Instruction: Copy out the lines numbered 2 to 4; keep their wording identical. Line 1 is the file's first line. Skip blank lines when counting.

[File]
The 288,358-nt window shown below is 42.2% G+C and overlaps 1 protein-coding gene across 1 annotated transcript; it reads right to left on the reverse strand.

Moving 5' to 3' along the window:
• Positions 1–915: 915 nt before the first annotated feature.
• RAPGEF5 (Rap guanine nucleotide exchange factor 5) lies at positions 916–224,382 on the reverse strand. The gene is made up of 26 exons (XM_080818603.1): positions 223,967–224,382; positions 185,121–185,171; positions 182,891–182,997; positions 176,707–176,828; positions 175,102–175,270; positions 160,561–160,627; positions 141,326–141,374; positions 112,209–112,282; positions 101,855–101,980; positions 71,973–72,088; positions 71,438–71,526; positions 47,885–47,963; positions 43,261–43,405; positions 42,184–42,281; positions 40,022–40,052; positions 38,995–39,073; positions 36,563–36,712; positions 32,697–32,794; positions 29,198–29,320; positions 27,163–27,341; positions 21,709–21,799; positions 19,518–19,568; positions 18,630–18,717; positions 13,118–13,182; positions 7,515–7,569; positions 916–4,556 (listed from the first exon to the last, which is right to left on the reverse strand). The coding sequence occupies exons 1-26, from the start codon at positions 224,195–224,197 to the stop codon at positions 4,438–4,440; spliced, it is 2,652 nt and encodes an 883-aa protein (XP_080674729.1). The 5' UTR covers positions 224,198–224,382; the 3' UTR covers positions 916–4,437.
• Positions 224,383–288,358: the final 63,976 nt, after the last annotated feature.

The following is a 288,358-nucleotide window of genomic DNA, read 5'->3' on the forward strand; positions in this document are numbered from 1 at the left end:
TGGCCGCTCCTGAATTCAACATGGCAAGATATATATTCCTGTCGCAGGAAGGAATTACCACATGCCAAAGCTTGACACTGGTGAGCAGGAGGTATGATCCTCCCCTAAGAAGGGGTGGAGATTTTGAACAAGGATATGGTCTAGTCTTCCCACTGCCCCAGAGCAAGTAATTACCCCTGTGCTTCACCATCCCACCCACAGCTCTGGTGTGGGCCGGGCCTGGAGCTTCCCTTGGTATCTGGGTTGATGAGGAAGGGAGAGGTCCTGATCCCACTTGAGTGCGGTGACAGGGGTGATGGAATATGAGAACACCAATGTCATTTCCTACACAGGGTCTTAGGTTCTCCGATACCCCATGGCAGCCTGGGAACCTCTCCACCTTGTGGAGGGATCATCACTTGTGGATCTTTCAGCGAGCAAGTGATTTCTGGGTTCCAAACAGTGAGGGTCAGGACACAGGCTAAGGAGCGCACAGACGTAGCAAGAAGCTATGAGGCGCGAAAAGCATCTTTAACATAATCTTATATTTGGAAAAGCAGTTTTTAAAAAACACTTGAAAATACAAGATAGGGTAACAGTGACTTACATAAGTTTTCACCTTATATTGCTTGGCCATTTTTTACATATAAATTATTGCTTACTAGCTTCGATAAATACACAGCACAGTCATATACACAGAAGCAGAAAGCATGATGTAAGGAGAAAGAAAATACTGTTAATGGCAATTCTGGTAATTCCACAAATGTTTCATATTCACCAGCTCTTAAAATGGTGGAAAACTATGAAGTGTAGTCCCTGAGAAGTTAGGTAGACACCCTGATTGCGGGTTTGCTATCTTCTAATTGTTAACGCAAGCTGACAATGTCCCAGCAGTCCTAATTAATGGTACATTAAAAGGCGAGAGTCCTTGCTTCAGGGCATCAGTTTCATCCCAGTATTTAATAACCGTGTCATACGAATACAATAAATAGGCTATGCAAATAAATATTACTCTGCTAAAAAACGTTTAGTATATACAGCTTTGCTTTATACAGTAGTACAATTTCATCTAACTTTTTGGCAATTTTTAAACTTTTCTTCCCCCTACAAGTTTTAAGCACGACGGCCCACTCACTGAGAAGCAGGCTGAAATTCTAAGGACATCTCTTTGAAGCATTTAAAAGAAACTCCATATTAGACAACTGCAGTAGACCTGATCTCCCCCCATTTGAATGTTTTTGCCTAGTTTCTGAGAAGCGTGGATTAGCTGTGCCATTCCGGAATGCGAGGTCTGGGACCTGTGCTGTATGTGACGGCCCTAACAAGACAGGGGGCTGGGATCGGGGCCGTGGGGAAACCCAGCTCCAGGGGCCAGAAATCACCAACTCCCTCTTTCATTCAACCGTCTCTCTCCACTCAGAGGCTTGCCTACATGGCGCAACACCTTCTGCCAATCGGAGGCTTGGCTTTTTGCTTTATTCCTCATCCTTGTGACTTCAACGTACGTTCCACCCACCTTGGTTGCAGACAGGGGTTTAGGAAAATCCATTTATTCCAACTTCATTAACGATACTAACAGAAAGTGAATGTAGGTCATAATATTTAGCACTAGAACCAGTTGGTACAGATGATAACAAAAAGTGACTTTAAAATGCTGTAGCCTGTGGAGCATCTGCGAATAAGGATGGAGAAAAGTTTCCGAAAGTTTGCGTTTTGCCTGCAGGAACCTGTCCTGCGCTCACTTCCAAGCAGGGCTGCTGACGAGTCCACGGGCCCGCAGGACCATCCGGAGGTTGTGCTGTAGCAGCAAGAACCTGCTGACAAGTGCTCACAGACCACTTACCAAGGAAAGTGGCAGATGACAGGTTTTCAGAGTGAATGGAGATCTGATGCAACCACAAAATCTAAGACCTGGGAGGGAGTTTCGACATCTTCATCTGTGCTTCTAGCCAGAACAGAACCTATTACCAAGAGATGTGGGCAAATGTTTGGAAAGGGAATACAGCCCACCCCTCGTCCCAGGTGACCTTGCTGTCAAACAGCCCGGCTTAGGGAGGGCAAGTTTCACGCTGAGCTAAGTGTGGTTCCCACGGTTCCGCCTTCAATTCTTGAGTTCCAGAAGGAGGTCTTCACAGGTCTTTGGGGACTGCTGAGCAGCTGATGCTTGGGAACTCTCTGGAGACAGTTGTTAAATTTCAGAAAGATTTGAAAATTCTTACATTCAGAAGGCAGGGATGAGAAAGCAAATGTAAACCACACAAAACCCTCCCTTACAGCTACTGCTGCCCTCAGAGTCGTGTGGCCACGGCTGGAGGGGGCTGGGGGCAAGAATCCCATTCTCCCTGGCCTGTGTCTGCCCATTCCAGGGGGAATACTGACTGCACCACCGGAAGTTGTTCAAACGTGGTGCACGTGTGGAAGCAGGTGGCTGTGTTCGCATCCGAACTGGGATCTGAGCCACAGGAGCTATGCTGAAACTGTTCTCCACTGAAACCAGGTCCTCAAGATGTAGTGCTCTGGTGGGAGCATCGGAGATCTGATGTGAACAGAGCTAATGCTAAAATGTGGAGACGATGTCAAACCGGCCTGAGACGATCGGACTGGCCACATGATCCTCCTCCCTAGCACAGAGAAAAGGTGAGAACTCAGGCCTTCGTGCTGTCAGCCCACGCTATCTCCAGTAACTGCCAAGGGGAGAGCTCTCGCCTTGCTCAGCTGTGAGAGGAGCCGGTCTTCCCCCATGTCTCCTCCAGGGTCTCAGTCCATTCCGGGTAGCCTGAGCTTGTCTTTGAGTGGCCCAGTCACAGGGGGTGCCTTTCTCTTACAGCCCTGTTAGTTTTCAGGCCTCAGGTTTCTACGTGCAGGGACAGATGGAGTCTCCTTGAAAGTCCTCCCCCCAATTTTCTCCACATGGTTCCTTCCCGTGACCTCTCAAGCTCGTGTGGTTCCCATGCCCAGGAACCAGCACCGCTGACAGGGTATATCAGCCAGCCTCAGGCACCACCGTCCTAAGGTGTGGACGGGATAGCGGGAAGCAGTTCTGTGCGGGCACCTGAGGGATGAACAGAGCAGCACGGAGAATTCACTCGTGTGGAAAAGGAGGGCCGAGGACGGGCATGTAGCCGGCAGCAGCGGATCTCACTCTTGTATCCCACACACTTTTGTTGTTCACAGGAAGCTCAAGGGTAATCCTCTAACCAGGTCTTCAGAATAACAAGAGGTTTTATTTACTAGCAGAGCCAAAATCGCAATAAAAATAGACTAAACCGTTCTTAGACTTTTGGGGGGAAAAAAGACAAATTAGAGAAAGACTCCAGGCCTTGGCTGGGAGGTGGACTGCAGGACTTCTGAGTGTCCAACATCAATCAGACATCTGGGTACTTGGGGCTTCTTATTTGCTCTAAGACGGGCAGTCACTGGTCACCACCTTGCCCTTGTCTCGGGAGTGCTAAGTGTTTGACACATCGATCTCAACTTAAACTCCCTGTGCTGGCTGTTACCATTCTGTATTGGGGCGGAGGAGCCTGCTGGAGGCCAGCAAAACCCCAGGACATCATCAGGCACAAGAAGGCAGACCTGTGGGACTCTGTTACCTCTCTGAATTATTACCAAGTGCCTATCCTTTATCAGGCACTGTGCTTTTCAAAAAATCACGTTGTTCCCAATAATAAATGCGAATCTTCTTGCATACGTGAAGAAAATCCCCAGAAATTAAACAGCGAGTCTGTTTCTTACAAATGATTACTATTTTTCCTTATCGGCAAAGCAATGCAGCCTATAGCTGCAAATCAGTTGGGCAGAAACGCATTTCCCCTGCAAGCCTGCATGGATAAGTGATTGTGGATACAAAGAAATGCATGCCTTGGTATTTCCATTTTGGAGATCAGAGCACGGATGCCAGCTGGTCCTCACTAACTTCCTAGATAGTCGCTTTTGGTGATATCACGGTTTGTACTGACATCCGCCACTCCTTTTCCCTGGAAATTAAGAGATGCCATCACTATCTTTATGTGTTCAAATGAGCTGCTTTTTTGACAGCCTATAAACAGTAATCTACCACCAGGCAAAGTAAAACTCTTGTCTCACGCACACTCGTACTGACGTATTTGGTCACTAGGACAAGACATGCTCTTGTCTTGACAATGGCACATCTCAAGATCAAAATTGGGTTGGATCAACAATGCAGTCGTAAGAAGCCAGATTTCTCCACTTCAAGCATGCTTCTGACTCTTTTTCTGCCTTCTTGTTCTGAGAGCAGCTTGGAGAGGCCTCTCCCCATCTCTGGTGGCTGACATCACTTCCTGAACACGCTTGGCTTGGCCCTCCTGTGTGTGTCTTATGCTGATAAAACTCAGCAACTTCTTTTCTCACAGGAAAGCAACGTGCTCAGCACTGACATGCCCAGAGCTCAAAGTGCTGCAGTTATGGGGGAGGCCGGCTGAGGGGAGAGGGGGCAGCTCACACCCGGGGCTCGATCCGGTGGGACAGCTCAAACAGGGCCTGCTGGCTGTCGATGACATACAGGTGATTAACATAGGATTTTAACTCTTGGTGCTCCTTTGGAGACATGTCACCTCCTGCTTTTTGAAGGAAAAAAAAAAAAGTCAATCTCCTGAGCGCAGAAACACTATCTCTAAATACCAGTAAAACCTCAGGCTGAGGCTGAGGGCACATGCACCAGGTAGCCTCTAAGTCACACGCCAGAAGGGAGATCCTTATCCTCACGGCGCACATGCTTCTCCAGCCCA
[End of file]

Moving 5' to 3' along the window:
• Positions 1–915: 915 nt before the first annotated feature.
• RAPGEF5 (Rap guanine nucleotide exchange factor 5) lies at positions 916–224,382 on the reverse strand. The gene is made up of 26 exons (XM_080818603.1): positions 223,967–224,382; positions 185,121–185,171; positions 182,891–182,997; positions 176,707–176,828; positions 175,102–175,270; positions 160,561–160,627; positions 141,326–141,374; positions 112,209–112,282; positions 101,855–101,980; positions 71,973–72,088; positions 71,438–71,526; positions 47,885–47,963; positions 43,261–43,405; positions 42,184–42,281; positions 40,022–40,052; positions 38,995–39,073; positions 36,563–36,712; positions 32,697–32,794; positions 29,198–29,320; positions 27,163–27,341; positions 21,709–21,799; positions 19,518–19,568; positions 18,630–18,717; positions 13,118–13,182; positions 7,515–7,569; positions 916–4,556 (listed from the first exon to the last, which is right to left on the reverse strand). The coding sequence occupies exons 1-26, from the start codon at positions 224,195–224,197 to the stop codon at positions 4,438–4,440; spliced, it is 2,652 nt and encodes an 883-aa protein (XP_080674729.1). The 5' UTR covers positions 224,198–224,382; the 3' UTR covers positions 916–4,437.